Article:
TV, Teens & Turmoil: Rayne & Delilah's Midnite Matinee Review

2.20.2020


Thank you to Random House Children's Crown Books for Young Readers for providing me with an advanced reader copy for review. Receiving this galley does not impact my opinion of the book.
"On TV, things are uncomplicated, with lots of fanfare. But sometimes real life is better, in all of its complications, in all of its everyday, quiet ache."

In this novel, Jeff Zenter weaves the perspectives of high school seniors Josie and Delia, known to their horror movie show audience as Rayne and Delilah. On "Rayne and Delilah's Midnite Matinee", the girls watch and review old films that Delia's father shared with her as a child. For Josie, the show is practice for her future career in television. As high school graduation approaches, however, Josie struggles to choose between staying in her hometown to continue the local show and moving to Knoxville to pursue something bigger: an internship at the Food Network. She also unexpectedly falls in love with a guest on her show, Lawson, further complicating her decision. For Delia, the show has more personal meaning: "Rayne and Delilah's Midnite Matinee" is her escape from her home situation, where Delia must care for her mother, and a way to reach out to the father that left her. Zenter's book illustrates the hard decisions that young adults face during their transition to life after high school.

During graduation season, high school seniors confront nuanced situations and their own sense of self. Throughout Rayne and Delilah's Midnight Matinee, Josie and Delia grapple with the reality of moving forward and experience nostalgia looking back. Beyond their concerns for the future of their show, they wonder whether their friendship can last if their futures take them separate places-- a real question many seniors face as the end of high school draws nearer.

"It suddenly hits me, more raw than it ever has before: everything ends...one day you wake up and you're eighteen and going to college...You may find someone you love and get married. And it might last a long time, but it ends one way or another...I'm glad things end, though...There's nothing worth having that doesn't die."

As someone who was in the same position as this book's protagonists not even a year ago, I recognize that this period of transition is unique to the individual. For some, life after high school is enlisting in the military. For others, post-graduation is seeking work, taking time off, or preparing to start college. Writing about this vulnerable time in a teenager's life can be a great opportunity. But to succeed, the characters in such a story must be well-developed, as unique and individual as the high school seniors that they emulate. Herein lies the greatest detriment to Rayne and Delilah's Midnite Matinee: poor characterization that fails to capture the perspective of high school girls.

Zenter presents the story through dual narration, with chapters alternating between Josie and Delia's perspectives. Yet the girls' narration styles were so similar and so unlike how high school seniors speak that I struggled to tell them apart, even when they conversed with one another. In conversation, for example, Josie and Delia exclusively refer to each other as "DeeDeeBooBoo" and "JoJoBee".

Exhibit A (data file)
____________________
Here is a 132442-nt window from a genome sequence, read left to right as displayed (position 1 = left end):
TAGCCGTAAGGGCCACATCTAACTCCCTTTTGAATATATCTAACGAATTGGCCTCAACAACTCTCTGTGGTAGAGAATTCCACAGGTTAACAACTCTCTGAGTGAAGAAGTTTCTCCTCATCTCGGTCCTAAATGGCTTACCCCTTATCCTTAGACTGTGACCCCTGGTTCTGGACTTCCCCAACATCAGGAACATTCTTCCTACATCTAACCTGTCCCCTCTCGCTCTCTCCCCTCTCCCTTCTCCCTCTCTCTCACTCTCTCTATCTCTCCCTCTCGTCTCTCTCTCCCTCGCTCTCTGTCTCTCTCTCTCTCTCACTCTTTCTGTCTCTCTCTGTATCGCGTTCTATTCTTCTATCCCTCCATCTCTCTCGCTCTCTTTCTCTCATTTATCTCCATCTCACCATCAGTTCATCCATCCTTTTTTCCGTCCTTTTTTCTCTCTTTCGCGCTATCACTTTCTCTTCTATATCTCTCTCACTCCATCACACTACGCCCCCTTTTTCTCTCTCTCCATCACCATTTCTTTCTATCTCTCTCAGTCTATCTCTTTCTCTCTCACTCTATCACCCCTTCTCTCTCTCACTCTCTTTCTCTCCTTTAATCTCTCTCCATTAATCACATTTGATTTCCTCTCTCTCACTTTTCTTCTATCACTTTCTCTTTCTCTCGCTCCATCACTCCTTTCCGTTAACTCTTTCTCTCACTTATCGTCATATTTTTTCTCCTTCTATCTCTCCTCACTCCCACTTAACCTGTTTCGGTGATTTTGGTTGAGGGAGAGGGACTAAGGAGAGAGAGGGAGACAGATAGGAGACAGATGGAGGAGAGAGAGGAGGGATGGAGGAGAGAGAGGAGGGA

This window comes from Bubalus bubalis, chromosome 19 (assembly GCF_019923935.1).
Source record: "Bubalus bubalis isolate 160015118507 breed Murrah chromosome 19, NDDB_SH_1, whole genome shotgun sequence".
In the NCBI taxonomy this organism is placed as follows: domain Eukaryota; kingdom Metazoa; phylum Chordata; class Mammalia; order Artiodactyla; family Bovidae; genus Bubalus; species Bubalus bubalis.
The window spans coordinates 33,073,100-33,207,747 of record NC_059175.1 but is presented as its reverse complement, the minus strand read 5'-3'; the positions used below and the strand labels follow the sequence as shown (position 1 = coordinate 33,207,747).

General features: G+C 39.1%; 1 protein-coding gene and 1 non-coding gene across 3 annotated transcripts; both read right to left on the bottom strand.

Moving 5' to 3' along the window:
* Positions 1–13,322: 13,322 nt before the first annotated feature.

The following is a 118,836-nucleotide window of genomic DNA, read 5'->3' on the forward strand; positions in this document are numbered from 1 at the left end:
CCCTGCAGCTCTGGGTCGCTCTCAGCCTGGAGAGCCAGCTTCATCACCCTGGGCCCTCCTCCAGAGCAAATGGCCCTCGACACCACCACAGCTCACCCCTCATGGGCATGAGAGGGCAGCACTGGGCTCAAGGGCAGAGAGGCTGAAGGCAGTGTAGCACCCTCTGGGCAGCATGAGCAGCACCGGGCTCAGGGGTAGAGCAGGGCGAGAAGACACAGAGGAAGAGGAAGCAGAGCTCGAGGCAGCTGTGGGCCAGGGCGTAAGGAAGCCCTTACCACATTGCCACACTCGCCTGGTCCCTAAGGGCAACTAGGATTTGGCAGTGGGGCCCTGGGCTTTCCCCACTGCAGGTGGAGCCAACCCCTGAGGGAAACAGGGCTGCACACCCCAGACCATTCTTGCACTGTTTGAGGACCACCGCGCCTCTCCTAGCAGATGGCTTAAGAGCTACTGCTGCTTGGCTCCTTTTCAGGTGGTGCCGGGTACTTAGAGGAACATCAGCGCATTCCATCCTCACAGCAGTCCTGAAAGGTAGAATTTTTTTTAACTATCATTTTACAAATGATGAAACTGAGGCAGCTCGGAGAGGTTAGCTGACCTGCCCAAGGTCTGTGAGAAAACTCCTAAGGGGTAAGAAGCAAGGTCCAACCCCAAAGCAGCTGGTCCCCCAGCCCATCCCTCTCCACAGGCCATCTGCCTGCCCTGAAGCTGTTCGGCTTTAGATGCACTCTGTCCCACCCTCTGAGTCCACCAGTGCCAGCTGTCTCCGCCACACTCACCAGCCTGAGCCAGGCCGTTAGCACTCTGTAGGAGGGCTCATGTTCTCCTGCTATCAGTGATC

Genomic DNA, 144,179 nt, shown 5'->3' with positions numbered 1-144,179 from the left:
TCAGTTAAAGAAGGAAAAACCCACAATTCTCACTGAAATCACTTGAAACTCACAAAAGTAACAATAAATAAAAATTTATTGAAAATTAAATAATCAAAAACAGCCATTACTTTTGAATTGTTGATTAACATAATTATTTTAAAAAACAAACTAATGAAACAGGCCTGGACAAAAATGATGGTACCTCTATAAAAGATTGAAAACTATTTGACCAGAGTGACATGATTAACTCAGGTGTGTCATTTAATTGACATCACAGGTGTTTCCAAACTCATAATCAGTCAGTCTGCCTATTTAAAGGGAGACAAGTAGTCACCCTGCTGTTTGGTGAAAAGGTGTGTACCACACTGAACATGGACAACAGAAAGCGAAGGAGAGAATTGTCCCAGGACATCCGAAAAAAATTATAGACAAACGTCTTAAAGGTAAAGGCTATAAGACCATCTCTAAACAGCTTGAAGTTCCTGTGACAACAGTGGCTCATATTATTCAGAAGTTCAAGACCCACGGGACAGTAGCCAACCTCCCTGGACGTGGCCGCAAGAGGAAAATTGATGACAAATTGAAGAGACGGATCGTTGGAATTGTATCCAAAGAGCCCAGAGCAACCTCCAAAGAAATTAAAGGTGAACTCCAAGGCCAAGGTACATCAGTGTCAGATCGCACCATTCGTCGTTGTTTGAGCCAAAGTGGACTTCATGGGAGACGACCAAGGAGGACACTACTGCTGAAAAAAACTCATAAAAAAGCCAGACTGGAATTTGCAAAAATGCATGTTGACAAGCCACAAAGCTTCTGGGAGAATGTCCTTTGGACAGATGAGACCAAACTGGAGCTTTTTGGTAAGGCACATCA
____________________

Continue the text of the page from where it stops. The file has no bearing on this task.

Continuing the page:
As the novel progresses, the girls' diverging storylines allow their characters to become more distinguishable. While Josie, accompanied by Lawson, tries to secure a deal with horror producer Jack Divine, Delia borrows Josie's car to track the father that left her. Josie and Delia's narration starts to work not because the characters' personalities develop to be different from one another, but because their circumstances are different. The similarity in the girls' voices makes them read like the same character.

The dialogue almost creates caricatures of the two teenage girls and contributes to their lacking characters. Josie and Delia's banter alternates between random and drawn-out attempts at humor and moments of existentialism. During the climax, in which Josie's efforts to bargain with celebrity producer Jack Divine devolve into a fistfight, Josie's out-of-place jokes make the last portion of the book feel slightly ridiculous. Her reaction to the crisis exacerbates the contrast between the ending and the more realistic first half of the novel. My lasting impression of these interactions was that I was reading someone's attempt to write in the voices of two teenage girls instead of reading the actual voices of two teenage girls.

While I appreciated Rayne and Delilah's Midnite Matinee's unique story concept, centered around the girls' own TV show, its portrayal of teen girls, the foundation of the book, fell short.

-★★.5-



6 comments :

  1. This book sounds so interesting! It sounds so emotional and heartfelt. I would not choose to go back in time to senior year of high school. High school in general is such a tumultuous time. It is a shame that the two characters' "voices" are practically identical! Awesome review.

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    1. Thanks Erin! I agree with you-- I appreciate high school for allowing me to develop the person I was then, but I would not return if I had the choice. Hope study abroad is going well :)

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  2. I've only read one book by this author, and I really loved it, but getting the character's voice right or not can definitely be a make or break for a book. I'm sorry you didn't end up loving this one that much.

    -Lauren
    www.shootingstarsmag.net

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    1. I've heard a lot of good things about Zenter's fantasy books, so maybe I would enjoy those instead. I unfortunately just felt that he failed to capture the voice of a teen girl.

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